Four-Year Water Story... The Next Chapter

April 07, 2020

Safe and sustainable drinking water — 2020 update

Safe and sustainable drinking water has been one of the foremost projects for all of us at 4KenyasKids during the last four years. At Point Of Grace in Kenya we’ve had safe well water for about 10 years except during a drought season (usually January thru March). Then the well goes dry. We’ve harvested and treated rain water on a larger scale during the rain seasons of April thru June and October thru December. Rain water can be treated and used safely for drinking etc. until there’s a drought.  

During the summer of 2016, we built a water tower on the highest elevation around to house Lake Victoria’s polluted water that will never run dry.  That water has been used for construction, crop irrigation, livestock, cleaning and flushing of toilets. We’ve been using experimental sand filter tanks on two levels of the tower to help clear the lake water, but that water is still not good enough to drink. It actually resulted in a slow, labor-intensive, undesirable job to maintain water cleanliness. 

In spring of 2019 Orphan Train Train shipped us (among other things) a container that became a classroom, Mercy Meals, and a mechanical filtration system similar to
what swimming pools use. As a result of that project, during March of 2020 our filtered water was tested and deemed safe for human consumption!


We appreciate your prayers, support, and donations; please join us in saying thanks be to God whose mercies endure forever.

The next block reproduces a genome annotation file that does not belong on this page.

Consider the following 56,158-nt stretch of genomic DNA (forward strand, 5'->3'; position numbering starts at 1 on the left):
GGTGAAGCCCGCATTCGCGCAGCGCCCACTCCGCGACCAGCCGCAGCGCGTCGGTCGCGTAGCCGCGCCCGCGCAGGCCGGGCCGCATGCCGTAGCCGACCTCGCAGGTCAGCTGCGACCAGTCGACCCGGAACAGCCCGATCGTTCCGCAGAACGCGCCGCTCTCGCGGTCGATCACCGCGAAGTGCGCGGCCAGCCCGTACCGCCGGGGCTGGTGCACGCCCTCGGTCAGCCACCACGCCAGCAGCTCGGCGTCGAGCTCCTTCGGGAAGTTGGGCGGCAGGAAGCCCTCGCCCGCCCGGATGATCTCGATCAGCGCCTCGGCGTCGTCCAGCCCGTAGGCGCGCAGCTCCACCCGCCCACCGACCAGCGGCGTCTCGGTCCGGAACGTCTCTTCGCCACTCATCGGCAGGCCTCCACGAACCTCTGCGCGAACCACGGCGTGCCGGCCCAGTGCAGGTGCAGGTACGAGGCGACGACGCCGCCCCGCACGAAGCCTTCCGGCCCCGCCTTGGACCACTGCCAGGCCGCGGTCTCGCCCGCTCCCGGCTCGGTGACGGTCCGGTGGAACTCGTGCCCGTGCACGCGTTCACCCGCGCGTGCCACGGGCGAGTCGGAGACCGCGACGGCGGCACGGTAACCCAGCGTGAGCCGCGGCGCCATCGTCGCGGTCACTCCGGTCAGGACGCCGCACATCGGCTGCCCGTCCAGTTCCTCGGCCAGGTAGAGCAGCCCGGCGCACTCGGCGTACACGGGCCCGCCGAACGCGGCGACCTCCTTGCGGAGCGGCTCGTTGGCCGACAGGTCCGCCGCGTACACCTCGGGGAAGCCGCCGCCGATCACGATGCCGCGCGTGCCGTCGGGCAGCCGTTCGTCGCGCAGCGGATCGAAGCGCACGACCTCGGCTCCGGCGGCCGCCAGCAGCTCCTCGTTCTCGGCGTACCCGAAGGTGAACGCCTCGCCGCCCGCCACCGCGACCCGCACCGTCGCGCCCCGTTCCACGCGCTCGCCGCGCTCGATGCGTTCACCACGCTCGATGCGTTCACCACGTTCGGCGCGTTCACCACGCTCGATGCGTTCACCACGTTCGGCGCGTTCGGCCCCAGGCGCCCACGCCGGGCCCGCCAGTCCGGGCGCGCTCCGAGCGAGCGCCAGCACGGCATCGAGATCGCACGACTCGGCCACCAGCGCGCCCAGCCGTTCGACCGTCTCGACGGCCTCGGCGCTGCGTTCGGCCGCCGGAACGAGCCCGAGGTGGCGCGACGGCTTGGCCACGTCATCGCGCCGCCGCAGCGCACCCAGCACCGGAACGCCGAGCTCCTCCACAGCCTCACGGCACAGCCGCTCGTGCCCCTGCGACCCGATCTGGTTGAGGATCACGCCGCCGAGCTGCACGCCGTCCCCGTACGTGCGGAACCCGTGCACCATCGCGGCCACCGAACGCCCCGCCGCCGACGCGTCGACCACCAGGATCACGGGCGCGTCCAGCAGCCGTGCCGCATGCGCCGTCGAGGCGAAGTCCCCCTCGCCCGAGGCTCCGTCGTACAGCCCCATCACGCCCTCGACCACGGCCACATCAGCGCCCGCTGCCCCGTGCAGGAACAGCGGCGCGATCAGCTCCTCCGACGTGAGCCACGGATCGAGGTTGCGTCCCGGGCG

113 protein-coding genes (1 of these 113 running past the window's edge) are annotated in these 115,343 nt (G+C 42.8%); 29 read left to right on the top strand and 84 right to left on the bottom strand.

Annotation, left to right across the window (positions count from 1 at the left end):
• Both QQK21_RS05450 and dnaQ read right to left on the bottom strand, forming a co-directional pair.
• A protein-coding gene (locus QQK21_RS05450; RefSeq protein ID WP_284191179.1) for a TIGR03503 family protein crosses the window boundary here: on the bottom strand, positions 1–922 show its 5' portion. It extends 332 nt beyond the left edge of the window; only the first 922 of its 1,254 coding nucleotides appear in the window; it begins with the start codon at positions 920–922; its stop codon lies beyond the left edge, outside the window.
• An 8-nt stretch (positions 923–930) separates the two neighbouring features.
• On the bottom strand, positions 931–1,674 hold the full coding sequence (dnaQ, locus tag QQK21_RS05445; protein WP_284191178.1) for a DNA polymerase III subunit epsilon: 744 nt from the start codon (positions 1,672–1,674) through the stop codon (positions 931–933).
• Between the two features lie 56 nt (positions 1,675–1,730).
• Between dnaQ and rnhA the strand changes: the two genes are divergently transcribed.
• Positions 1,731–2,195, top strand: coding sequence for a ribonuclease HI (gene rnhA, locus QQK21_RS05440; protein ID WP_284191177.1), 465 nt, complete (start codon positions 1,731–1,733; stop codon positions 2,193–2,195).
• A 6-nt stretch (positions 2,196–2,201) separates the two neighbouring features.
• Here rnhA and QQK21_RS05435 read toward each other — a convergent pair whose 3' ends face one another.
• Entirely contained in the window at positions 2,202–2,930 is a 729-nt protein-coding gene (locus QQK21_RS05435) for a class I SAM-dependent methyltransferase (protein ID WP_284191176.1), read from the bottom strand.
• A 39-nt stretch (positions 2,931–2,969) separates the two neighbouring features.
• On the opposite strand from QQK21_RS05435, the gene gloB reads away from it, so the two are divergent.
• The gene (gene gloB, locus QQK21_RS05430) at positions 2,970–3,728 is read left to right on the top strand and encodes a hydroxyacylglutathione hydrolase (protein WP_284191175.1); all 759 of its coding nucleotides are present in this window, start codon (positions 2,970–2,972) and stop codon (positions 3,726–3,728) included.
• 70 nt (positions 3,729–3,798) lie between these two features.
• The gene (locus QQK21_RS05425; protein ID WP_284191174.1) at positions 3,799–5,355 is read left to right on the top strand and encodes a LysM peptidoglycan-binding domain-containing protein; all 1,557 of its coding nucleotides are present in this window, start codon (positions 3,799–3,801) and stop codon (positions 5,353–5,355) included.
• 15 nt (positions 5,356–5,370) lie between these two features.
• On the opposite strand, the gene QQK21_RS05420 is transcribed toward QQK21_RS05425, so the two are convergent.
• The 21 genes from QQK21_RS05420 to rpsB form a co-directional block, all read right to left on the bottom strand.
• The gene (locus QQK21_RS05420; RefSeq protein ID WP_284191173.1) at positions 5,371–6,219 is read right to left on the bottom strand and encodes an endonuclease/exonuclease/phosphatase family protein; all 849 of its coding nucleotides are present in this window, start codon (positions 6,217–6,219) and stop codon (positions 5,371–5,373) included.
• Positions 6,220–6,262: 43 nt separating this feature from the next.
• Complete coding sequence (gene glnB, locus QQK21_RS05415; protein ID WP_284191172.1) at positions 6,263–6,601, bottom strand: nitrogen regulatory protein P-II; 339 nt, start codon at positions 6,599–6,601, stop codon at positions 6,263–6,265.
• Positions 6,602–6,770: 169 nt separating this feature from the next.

The next chapter in this four-year water story: 

To sell safe, sustainable water to the community, you need a roadside kiosk, security, shade for the sales person and some plumbing.  Did I mention there is no budget allotted for this brainstorm?  I discovered a ventilated generator shed I built from scraps several years ago that was no longer being used. Originally it was attached to the electric power supply house so it only had three sides. Perfect!  

Now let’s hire six local men to carry it three-quarters of a mile uphill from the boarding area to the water tower.  No budget, remember?  Richard, the manager, gives me 12 “musclemen” boys from the senior class. Thank you very much, but they were showing off to the girls and dropped the shed repeatedly. (Remember when you were that age and wanted to impress the opposite sex?)  Let’s just say it needed a week’s worth of work and some more scrounging for materials. 

On March 5, 2020 we served our first community customer safe drinking water.  For about 10 cents, a person could fill their five-gallon jug.  We’re going to try to hold this price as the daily income in this area varies from $ 2.77 to $ 6.68 per day.  For now, Point Of Grace is trying to absorb the maintenance cost, but can always use your support for filters, labor, and chemicals in the future. Please click here to donate.

Also in Project Updates

Electrical Room Fire - Total Loss

April 20, 2020

We are saddened to report a recent fire at Point of Grace destroyed the electrical power room.

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Container Update No. 2

August 01, 2019

The two containers that brought so much to Point of Grace Academy in May have now been converted into a new classroom space for the 60 + children in preschool.

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How does a container get to Kisumu, Kenya once it arrives from the U.S.A.?

May 20, 2019

What all does it take to get a container of supplies up to the mountain top?

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